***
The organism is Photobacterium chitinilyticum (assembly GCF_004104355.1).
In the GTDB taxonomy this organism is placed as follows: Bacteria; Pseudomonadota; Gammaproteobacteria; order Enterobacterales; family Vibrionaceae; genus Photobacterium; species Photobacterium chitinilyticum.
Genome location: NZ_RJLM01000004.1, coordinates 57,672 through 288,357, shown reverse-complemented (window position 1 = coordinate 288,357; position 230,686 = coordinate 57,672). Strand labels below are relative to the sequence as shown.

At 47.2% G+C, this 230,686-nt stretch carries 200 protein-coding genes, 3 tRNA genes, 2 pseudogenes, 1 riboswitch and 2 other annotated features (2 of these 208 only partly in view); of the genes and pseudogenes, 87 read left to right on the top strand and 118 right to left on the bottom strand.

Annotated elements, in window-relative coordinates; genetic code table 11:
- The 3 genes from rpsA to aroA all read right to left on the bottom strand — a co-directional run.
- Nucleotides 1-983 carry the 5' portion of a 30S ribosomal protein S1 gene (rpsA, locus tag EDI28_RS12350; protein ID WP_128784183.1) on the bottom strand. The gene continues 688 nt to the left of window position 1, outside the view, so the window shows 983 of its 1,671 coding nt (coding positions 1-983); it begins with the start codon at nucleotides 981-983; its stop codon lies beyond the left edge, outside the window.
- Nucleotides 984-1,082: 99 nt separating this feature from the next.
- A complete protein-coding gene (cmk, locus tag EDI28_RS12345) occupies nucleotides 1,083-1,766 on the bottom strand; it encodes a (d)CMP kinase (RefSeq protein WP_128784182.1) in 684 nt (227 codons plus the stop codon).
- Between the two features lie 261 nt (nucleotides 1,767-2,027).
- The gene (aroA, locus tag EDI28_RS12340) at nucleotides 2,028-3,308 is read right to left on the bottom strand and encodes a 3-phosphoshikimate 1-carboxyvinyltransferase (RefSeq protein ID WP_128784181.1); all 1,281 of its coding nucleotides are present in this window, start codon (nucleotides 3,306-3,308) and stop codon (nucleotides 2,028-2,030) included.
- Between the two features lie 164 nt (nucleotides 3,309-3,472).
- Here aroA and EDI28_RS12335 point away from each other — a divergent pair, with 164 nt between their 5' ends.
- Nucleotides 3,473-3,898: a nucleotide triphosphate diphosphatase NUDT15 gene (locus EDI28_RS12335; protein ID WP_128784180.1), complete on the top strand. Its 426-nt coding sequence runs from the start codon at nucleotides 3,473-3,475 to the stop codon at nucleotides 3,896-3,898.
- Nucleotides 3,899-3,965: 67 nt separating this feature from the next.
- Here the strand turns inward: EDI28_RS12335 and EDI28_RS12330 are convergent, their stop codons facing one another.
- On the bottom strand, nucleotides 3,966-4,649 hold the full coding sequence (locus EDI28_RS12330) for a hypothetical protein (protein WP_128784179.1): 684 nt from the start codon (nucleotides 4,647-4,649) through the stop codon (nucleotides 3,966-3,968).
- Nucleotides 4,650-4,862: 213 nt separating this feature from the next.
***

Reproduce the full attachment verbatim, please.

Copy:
The organism is Photobacterium chitinilyticum (assembly GCF_004104355.1).
In the GTDB taxonomy this organism is placed as follows: Bacteria; Pseudomonadota; Gammaproteobacteria; order Enterobacterales; family Vibrionaceae; genus Photobacterium; species Photobacterium chitinilyticum.
Genome location: NZ_RJLM01000004.1, coordinates 57,672 through 288,357, shown reverse-complemented (window position 1 = coordinate 288,357; position 230,686 = coordinate 57,672). Strand labels below are relative to the sequence as shown.

At 47.2% G+C, this 230,686-nt stretch carries 200 protein-coding genes, 3 tRNA genes, 2 pseudogenes, 1 riboswitch and 2 other annotated features (2 of these 208 only partly in view); of the genes and pseudogenes, 87 read left to right on the top strand and 118 right to left on the bottom strand.

Annotated elements, in window-relative coordinates; genetic code table 11:
- The 3 genes from rpsA to aroA all read right to left on the bottom strand — a co-directional run.
- Nucleotides 1-983 carry the 5' portion of a 30S ribosomal protein S1 gene (rpsA, locus tag EDI28_RS12350; protein ID WP_128784183.1) on the bottom strand. The gene continues 688 nt to the left of window position 1, outside the view, so the window shows 983 of its 1,671 coding nt (coding positions 1-983); it begins with the start codon at nucleotides 981-983; its stop codon lies beyond the left edge, outside the window.
- Nucleotides 984-1,082: 99 nt separating this feature from the next.
- A complete protein-coding gene (cmk, locus tag EDI28_RS12345) occupies nucleotides 1,083-1,766 on the bottom strand; it encodes a (d)CMP kinase (RefSeq protein WP_128784182.1) in 684 nt (227 codons plus the stop codon).
- Between the two features lie 261 nt (nucleotides 1,767-2,027).
- The gene (aroA, locus tag EDI28_RS12340) at nucleotides 2,028-3,308 is read right to left on the bottom strand and encodes a 3-phosphoshikimate 1-carboxyvinyltransferase (RefSeq protein ID WP_128784181.1); all 1,281 of its coding nucleotides are present in this window, start codon (nucleotides 3,306-3,308) and stop codon (nucleotides 2,028-2,030) included.
- Between the two features lie 164 nt (nucleotides 3,309-3,472).
- Here aroA and EDI28_RS12335 point away from each other — a divergent pair, with 164 nt between their 5' ends.
- Nucleotides 3,473-3,898: a nucleotide triphosphate diphosphatase NUDT15 gene (locus EDI28_RS12335; protein ID WP_128784180.1), complete on the top strand. Its 426-nt coding sequence runs from the start codon at nucleotides 3,473-3,475 to the stop codon at nucleotides 3,896-3,898.
- Nucleotides 3,899-3,965: 67 nt separating this feature from the next.
- Here the strand turns inward: EDI28_RS12335 and EDI28_RS12330 are convergent, their stop codons facing one another.
- On the bottom strand, nucleotides 3,966-4,649 hold the full coding sequence (locus EDI28_RS12330) for a hypothetical protein (protein WP_128784179.1): 684 nt from the start codon (nucleotides 4,647-4,649) through the stop codon (nucleotides 3,966-3,968).
- Nucleotides 4,650-4,862: 213 nt separating this feature from the next.